It appears that the system is both blind and deaf to the cries and pains of political prisoners. Life in prison is difficult even during the normal times and considering the alarming situation outside it has degraded to unimaginable conditions. Anticipating an outbreak of the deadly virus in overcrowded prisons, activists and rights groups have been demanding the release of India’s political prisoners, some of whom are in their 70s and 80s and therefore vulnerable to infection. However, most of their pleas have gone unheard, with rare exceptions made only when the condition of a prisoner turned critical.
On May 3, Hany Babu, a jailed academic and an anti-caste activist complained of an acute eye infection that has led to a gradual loss of his vision. The 55-year-old professor at the University of Delhi was arrested in July last year for his alleged role in the Bhima-Koregaon violence. India’s National Investigation Agency (NIA) denounced a few activists and scholastics – including Babu, Gautam Navlakha, Father Stan Swamy, Sudha Bharadwaj, Anand Teltumbde, and Varavara Rao, among others – of having links with the extreme-left Maoist rebels and conspiring against the government, including “plotting the assassination” of the Narender Modi.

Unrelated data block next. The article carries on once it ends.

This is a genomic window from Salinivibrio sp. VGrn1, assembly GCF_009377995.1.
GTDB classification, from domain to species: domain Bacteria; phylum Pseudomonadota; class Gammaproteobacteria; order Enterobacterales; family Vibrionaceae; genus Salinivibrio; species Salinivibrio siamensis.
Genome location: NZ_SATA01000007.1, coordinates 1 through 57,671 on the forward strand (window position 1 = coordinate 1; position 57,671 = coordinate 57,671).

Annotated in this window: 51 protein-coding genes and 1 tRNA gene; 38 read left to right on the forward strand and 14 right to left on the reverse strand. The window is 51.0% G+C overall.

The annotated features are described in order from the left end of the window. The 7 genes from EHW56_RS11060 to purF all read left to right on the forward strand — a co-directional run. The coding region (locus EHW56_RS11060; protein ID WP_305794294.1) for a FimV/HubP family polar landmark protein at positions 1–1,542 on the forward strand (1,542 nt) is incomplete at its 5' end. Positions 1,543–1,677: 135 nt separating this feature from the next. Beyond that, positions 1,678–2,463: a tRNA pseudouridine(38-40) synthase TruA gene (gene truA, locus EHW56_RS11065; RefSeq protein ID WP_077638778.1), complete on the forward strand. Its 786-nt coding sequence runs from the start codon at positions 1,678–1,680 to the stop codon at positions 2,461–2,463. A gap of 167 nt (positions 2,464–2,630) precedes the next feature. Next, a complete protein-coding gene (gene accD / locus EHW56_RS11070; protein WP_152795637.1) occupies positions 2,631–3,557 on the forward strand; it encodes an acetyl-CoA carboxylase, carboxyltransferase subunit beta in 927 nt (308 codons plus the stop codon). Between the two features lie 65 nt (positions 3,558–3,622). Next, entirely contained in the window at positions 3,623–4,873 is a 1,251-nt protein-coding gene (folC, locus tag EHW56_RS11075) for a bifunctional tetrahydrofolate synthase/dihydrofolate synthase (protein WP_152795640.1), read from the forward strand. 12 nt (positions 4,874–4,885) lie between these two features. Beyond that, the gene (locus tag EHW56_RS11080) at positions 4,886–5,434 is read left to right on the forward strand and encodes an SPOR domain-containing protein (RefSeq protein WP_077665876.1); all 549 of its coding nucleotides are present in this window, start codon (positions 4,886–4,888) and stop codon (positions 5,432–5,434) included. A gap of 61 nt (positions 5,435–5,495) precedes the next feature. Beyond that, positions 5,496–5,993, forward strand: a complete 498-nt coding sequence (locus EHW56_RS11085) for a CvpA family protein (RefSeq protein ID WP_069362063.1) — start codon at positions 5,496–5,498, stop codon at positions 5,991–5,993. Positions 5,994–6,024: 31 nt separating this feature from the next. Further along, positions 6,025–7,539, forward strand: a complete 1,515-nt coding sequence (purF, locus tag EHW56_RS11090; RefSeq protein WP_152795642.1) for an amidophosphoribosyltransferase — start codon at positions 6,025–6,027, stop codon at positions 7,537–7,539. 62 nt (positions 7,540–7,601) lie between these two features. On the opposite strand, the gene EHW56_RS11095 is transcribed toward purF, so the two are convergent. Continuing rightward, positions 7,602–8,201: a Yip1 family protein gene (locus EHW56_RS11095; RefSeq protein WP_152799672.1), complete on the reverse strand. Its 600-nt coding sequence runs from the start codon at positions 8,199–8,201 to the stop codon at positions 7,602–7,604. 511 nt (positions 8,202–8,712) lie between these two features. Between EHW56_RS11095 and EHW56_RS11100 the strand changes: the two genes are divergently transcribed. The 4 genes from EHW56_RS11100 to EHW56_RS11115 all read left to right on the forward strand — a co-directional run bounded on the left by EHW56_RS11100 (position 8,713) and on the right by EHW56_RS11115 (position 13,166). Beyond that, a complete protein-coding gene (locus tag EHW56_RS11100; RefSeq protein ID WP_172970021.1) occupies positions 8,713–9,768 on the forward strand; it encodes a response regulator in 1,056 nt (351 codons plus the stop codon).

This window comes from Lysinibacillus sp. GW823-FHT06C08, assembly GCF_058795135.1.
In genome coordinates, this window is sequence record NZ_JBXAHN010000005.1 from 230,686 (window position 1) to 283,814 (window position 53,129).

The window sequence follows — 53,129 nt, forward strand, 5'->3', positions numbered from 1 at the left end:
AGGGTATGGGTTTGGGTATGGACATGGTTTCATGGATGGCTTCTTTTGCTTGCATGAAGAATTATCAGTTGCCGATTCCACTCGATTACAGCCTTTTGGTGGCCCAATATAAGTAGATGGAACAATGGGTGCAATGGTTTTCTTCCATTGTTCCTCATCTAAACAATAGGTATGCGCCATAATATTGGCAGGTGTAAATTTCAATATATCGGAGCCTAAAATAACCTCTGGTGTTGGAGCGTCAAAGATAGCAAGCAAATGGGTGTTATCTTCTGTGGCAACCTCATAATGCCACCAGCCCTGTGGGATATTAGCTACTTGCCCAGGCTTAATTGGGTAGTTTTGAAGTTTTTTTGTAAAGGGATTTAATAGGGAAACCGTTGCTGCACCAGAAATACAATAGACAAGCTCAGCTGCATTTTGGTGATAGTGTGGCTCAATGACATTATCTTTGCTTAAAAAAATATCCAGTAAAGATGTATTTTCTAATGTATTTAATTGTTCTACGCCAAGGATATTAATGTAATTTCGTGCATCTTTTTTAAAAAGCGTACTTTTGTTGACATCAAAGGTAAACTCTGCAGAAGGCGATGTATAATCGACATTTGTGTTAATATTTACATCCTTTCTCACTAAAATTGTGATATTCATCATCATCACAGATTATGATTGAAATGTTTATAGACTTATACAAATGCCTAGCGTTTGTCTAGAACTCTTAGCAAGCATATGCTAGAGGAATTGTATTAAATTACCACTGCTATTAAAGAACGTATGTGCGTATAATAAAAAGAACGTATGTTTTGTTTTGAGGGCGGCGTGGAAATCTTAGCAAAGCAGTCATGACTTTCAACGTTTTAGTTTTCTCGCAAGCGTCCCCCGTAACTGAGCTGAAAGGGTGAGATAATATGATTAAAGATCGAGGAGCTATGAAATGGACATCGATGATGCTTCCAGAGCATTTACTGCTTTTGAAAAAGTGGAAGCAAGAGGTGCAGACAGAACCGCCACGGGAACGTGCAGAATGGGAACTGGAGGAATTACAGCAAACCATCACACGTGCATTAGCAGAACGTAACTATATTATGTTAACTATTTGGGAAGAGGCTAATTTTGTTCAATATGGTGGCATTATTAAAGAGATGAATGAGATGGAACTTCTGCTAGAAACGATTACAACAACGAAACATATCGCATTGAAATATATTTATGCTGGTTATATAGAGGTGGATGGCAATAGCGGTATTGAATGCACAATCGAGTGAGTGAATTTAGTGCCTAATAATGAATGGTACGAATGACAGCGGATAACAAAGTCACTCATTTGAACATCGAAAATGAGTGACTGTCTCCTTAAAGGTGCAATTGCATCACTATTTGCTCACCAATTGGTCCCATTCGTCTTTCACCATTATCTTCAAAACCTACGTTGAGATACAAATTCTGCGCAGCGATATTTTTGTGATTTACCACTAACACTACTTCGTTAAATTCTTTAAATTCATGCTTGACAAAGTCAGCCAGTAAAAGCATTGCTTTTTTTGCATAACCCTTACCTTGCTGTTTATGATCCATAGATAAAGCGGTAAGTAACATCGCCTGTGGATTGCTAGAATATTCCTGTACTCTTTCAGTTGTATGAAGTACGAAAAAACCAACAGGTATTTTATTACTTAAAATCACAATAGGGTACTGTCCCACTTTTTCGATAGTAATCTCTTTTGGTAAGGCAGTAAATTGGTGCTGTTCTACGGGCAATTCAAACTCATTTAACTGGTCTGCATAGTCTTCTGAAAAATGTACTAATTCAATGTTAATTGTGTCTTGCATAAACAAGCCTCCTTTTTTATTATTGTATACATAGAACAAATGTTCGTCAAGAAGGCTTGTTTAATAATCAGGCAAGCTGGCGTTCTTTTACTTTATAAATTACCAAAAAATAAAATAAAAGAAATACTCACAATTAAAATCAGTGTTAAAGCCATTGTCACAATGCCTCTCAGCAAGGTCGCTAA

Even after many young activists held in prisons started testing positive, the government did not pay heed to the gravity of the situation. Umar Khalid, a JNU student and activist arrested under the draconian UAPA tested positive last month. He accounts his painful experience when he was positive and so were many people in his family and yet he was not released or even considered to be released.
The United Nations has called on governments to reduce their prison population wherever possible due to the pandemic. But, the arrogance of the BJP government is such that the health and well-being of those held inside is nothing but a mere joke for them. There is no data of states who have started vaccination process of the inmates. Delhi. They are facing punishment even before their charges are proven. It feels as though it is only after a long-drawn trial that we can expect them to be free. Most of them are inside are pre-trial detention and the pandemic will only further delay the proceedings with several judges, lawyers and court staff falling ill. Clearly, the process itself is the punishment. And this process, torturously slow even in normal times, has become excruciatingly cruel in conditions that prevail today.
The vulnerability of our criminal justice system stands exposed in the second covid-19 wave. With COVID-19 positive cases in prisons rising exponentially it would have been a change in sight if the government spared a thought for political prisoners and their families; for Mahavir Narwal, who not only suffered from Covid-19 at the end but also from a year-long agonising wait longing to see his daughter free for many such families too.
Naveelah Ishteyaque is a political commentator